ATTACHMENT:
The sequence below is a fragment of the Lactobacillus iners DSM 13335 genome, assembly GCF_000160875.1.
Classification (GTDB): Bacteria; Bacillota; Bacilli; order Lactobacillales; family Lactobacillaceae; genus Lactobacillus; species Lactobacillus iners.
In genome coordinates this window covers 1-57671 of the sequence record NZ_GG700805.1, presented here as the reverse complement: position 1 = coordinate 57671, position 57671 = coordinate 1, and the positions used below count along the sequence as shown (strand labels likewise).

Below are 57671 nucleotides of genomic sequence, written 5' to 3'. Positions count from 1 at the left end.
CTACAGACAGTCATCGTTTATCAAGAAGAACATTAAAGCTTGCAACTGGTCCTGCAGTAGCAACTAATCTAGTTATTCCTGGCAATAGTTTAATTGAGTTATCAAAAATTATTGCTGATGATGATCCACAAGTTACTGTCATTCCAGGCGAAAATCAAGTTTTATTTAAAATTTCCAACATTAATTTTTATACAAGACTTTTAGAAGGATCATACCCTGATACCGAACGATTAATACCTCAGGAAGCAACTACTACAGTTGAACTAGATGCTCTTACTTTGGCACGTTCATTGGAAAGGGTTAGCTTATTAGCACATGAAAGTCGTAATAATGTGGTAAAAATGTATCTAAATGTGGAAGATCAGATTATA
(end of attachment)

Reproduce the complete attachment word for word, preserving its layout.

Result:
The sequence below is a fragment of the Lactobacillus iners DSM 13335 genome, assembly GCF_000160875.1.
Classification (GTDB): Bacteria; Bacillota; Bacilli; order Lactobacillales; family Lactobacillaceae; genus Lactobacillus; species Lactobacillus iners.
In genome coordinates this window covers 1-57671 of the sequence record NZ_GG700805.1, presented here as the reverse complement: position 1 = coordinate 57671, position 57671 = coordinate 1, and the positions used below count along the sequence as shown (strand labels likewise).

Below are 57671 nucleotides of genomic sequence, written 5' to 3'. Positions count from 1 at the left end.
CTACAGACAGTCATCGTTTATCAAGAAGAACATTAAAGCTTGCAACTGGTCCTGCAGTAGCAACTAATCTAGTTATTCCTGGCAATAGTTTAATTGAGTTATCAAAAATTATTGCTGATGATGATCCACAAGTTACTGTCATTCCAGGCGAAAATCAAGTTTTATTTAAAATTTCCAACATTAATTTTTATACAAGACTTTTAGAAGGATCATACCCTGATACCGAACGATTAATACCTCAGGAAGCAACTACTACAGTTGAACTAGATGCTCTTACTTTGGCACGTTCATTGGAAAGGGTTAGCTTATTAGCACATGAAAGTCGTAATAATGTGGTAAAAATGTATCTAAATGTGGAAGATCAGATTATA